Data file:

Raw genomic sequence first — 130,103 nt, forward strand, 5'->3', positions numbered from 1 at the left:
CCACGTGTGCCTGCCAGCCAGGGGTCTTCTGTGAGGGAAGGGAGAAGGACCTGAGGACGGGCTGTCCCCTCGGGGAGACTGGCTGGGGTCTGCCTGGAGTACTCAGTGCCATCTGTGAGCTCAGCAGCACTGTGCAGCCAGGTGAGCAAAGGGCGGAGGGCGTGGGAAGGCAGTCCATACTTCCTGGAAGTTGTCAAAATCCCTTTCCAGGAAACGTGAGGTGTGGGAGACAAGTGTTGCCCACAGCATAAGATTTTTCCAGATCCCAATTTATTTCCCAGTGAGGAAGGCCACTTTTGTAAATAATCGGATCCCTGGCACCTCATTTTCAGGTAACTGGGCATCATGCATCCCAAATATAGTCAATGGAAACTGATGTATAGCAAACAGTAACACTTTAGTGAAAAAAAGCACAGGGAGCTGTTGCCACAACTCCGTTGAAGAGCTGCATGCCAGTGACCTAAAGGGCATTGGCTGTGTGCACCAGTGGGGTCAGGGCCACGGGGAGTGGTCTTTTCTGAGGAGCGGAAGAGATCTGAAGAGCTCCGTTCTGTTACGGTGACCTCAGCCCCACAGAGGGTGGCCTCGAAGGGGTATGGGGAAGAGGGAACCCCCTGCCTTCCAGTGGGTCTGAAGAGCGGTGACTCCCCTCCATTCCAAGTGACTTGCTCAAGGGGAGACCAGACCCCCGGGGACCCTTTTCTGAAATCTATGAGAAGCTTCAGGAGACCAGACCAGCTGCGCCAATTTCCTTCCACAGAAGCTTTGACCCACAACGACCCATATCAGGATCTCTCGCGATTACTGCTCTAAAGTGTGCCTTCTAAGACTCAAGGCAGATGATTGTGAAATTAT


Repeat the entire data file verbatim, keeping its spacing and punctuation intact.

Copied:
Raw genomic sequence first — 130,103 nt, forward strand, 5'->3', positions numbered from 1 at the left:
CCACGTGTGCCTGCCAGCCAGGGGTCTTCTGTGAGGGAAGGGAGAAGGACCTGAGGACGGGCTGTCCCCTCGGGGAGACTGGCTGGGGTCTGCCTGGAGTACTCAGTGCCATCTGTGAGCTCAGCAGCACTGTGCAGCCAGGTGAGCAAAGGGCGGAGGGCGTGGGAAGGCAGTCCATACTTCCTGGAAGTTGTCAAAATCCCTTTCCAGGAAACGTGAGGTGTGGGAGACAAGTGTTGCCCACAGCATAAGATTTTTCCAGATCCCAATTTATTTCCCAGTGAGGAAGGCCACTTTTGTAAATAATCGGATCCCTGGCACCTCATTTTCAGGTAACTGGGCATCATGCATCCCAAATATAGTCAATGGAAACTGATGTATAGCAAACAGTAACACTTTAGTGAAAAAAAGCACAGGGAGCTGTTGCCACAACTCCGTTGAAGAGCTGCATGCCAGTGACCTAAAGGGCATTGGCTGTGTGCACCAGTGGGGTCAGGGCCACGGGGAGTGGTCTTTTCTGAGGAGCGGAAGAGATCTGAAGAGCTCCGTTCTGTTACGGTGACCTCAGCCCCACAGAGGGTGGCCTCGAAGGGGTATGGGGAAGAGGGAACCCCCTGCCTTCCAGTGGGTCTGAAGAGCGGTGACTCCCCTCCATTCCAAGTGACTTGCTCAAGGGGAGACCAGACCCCCGGGGACCCTTTTCTGAAATCTATGAGAAGCTTCAGGAGACCAGACCAGCTGCGCCAATTTCCTTCCACAGAAGCTTTGACCCACAACGACCCATATCAGGATCTCTCGCGATTACTGCTCTAAAGTGTGCCTTCTAAGACTCAAGGCAGATGATTGTGAAATTAT